This last option -- which is currently the only one available to those who truly object to Google's new policy -- could be very difficult, especially for Android users. And most especially for those who have recently invested in Samsung's Galaxy Nexus smartphone, which is pretty much useless outside of the Google netverse.
I must admit, the idea of being completely unable to opt out of specific privacy issues has me very troubled. My immediate reaction is to read Google's policies, check out some of the more knowledgeable commentators on the subject, and if I find that I do agree with those privacy activists who believe that Google has stepped too far over the line, to join those hoping to pressure the company to alter its new policy.
Meanwhile, I think that the first thing to do is go to the source. And so, if you're also trying to figure out where you stand on the issue, here are links to Google's new policy -- and the marketing it's doing to make its users understand and/or accept it.
The only applications that will not be part of this policy is Chrome and Chrome OS, Books and Wallet.
Google Terms of Service, which will also go into effect on March 1, 2012, includes the clause "Google's privacy policies explain how we treat your personal data and protect your privacy when you use our Services. By using our Services, you agree that Google can use such data in accordance with our privacy policies."
Finally, a link to a page called Good to Know, which has information about Google's use of data and online safety in general in very user-friendly (as in: illustrated with cute cartoons) terms.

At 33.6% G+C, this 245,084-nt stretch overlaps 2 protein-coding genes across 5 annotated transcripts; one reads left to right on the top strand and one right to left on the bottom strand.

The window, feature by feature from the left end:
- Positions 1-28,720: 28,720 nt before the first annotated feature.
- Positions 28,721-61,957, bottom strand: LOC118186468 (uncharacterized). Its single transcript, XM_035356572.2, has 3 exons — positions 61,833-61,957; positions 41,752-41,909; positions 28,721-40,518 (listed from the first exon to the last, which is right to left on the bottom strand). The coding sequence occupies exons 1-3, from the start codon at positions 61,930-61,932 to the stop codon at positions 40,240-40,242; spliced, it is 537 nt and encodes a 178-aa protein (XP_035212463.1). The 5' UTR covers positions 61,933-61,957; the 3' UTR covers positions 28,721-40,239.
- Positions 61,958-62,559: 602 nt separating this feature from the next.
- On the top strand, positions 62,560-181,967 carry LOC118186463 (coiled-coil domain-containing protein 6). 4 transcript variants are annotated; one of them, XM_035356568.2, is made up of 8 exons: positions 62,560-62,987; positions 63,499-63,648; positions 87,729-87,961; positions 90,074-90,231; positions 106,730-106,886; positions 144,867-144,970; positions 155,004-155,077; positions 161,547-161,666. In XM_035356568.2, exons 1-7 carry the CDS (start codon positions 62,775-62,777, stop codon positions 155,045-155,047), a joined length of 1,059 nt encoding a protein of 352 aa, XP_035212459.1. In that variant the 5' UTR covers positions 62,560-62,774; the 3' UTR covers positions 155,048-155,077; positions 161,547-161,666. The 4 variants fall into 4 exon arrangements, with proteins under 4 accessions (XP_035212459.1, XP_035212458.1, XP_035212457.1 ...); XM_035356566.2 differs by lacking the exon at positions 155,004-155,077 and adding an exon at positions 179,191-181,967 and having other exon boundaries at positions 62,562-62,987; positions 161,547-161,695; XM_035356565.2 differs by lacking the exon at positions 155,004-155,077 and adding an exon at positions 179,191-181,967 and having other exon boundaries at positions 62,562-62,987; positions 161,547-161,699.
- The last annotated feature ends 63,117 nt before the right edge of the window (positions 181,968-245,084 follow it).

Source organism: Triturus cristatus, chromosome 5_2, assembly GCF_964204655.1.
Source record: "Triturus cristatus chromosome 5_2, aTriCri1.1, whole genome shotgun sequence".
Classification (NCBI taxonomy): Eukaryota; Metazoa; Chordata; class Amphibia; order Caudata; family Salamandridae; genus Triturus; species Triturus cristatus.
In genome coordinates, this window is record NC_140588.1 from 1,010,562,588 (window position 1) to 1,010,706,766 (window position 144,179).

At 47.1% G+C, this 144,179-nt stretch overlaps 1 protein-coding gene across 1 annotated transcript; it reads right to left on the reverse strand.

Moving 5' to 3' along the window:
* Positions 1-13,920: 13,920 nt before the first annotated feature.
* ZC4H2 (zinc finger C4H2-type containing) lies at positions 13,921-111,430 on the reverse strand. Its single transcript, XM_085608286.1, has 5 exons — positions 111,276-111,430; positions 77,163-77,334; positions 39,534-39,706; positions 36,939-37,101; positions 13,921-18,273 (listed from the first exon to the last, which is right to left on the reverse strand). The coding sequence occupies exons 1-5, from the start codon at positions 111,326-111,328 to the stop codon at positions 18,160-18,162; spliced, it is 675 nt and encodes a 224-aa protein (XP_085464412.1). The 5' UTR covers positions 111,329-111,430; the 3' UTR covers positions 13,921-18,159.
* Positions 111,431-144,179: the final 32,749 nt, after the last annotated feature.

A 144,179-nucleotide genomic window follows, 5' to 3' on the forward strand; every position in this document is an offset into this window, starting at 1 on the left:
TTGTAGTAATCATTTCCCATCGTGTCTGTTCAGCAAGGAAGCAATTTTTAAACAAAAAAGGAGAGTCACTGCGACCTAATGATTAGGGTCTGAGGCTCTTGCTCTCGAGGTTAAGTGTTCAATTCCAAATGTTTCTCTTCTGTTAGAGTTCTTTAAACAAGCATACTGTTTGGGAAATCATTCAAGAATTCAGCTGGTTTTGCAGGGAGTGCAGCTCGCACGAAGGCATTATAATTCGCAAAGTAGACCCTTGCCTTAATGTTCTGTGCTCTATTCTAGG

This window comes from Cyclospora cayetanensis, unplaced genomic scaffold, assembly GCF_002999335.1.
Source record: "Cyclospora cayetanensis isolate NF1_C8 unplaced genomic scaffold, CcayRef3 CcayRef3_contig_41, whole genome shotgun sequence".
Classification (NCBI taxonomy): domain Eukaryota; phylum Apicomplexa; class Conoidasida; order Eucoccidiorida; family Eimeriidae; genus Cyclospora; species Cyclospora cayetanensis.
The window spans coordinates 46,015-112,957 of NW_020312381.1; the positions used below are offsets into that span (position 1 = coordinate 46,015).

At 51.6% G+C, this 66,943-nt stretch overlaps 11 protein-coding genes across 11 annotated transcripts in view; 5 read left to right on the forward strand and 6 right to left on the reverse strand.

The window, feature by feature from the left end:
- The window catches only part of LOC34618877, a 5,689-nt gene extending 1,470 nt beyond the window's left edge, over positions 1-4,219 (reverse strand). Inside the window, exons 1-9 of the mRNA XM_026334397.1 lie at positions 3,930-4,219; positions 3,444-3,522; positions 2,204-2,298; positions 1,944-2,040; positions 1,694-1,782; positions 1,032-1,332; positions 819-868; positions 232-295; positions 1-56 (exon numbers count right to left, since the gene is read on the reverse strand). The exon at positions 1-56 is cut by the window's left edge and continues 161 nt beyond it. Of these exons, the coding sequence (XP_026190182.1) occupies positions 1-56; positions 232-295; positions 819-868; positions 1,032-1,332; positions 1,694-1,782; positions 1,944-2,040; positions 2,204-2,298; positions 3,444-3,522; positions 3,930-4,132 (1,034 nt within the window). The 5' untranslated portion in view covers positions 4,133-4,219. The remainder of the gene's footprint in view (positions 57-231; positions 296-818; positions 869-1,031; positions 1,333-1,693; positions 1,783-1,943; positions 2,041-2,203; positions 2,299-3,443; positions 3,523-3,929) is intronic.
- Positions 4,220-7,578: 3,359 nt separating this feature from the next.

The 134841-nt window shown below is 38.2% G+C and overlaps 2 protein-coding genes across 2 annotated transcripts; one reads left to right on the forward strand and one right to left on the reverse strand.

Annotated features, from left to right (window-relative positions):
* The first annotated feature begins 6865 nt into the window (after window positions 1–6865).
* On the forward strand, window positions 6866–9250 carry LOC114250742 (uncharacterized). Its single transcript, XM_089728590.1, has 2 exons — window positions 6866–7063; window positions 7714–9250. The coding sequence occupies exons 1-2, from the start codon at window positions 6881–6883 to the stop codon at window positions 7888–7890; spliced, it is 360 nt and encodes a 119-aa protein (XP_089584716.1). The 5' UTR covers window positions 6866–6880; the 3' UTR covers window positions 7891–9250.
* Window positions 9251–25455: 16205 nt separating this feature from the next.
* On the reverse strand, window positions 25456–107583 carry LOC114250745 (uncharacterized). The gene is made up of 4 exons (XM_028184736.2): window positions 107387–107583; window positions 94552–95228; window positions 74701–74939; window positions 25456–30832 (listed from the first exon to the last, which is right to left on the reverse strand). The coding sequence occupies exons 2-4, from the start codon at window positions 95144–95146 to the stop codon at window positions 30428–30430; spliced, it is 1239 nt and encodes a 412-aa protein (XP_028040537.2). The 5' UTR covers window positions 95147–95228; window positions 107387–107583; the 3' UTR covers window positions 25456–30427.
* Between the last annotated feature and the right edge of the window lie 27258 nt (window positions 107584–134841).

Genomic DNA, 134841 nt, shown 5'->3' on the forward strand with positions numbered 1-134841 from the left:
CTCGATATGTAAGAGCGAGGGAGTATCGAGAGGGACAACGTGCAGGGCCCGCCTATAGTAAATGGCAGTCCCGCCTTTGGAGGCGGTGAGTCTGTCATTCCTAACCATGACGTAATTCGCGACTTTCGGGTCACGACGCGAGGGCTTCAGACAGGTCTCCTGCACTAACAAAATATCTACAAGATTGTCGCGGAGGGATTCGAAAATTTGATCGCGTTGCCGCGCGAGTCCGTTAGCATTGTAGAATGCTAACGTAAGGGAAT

There are also two animated videos on Google's privacy policies. The first is an older one, uploaded last October, that talks generally about Google's "5 Privacy Principles":
Google's applications and products have become an important resource for a large number of people. Their new policy has just been announced, and has over a month to be put into effect. Things can go several ways at this point: Google could simply stick to its guns and hope that the resulting fallout will only be a bit of bad publicity and a relatively few lost users. But if enough Google users become uneasy, Google could back off (the way Facebook has several times over the last few years), at least in its "all or nothing" opt-out policy. It will be interesting to watch.
Barbara Krasnoff is reviews editor at Computerworld. When she isn't either editing or reviewing, she blogs at The Interesting Bits ... and Bytes; you can also follow her on Twitter (@BarbaraKrasnoff).